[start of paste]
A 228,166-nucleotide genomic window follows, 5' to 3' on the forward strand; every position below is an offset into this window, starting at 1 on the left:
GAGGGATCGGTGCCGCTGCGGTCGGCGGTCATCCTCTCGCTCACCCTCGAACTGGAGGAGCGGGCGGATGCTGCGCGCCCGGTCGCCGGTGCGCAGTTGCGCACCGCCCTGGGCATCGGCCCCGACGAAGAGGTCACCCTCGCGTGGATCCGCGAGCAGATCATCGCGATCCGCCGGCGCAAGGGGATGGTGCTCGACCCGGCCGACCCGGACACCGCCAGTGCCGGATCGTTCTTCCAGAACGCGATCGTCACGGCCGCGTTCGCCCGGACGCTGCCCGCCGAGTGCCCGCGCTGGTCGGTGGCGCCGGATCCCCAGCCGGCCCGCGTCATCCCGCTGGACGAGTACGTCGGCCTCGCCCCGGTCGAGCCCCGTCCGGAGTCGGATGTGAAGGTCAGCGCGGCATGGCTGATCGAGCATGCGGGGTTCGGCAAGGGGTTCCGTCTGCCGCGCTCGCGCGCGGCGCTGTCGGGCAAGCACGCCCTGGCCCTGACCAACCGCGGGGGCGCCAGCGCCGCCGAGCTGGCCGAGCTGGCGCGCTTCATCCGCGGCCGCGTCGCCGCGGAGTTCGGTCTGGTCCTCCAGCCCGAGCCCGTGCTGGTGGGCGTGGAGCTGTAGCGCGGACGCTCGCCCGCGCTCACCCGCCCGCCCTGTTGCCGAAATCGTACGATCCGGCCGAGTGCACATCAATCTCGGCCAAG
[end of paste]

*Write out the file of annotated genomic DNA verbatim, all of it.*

A 228,166-nucleotide genomic window follows, 5' to 3' on the forward strand; every position below is an offset into this window, starting at 1 on the left:
GAGGGATCGGTGCCGCTGCGGTCGGCGGTCATCCTCTCGCTCACCCTCGAACTGGAGGAGCGGGCGGATGCTGCGCGCCCGGTCGCCGGTGCGCAGTTGCGCACCGCCCTGGGCATCGGCCCCGACGAAGAGGTCACCCTCGCGTGGATCCGCGAGCAGATCATCGCGATCCGCCGGCGCAAGGGGATGGTGCTCGACCCGGCCGACCCGGACACCGCCAGTGCCGGATCGTTCTTCCAGAACGCGATCGTCACGGCCGCGTTCGCCCGGACGCTGCCCGCCGAGTGCCCGCGCTGGTCGGTGGCGCCGGATCCCCAGCCGGCCCGCGTCATCCCGCTGGACGAGTACGTCGGCCTCGCCCCGGTCGAGCCCCGTCCGGAGTCGGATGTGAAGGTCAGCGCGGCATGGCTGATCGAGCATGCGGGGTTCGGCAAGGGGTTCCGTCTGCCGCGCTCGCGCGCGGCGCTGTCGGGCAAGCACGCCCTGGCCCTGACCAACCGCGGGGGCGCCAGCGCCGCCGAGCTGGCCGAGCTGGCGCGCTTCATCCGCGGCCGCGTCGCCGCGGAGTTCGGTCTGGTCCTCCAGCCCGAGCCCGTGCTGGTGGGCGTGGAGCTGTAGCGCGGACGCTCGCCCGCGCTCACCCGCCCGCCCTGTTGCCGAAATCGTACGATCCGGCCGAGTGCACATCAATCTCGGCCAAG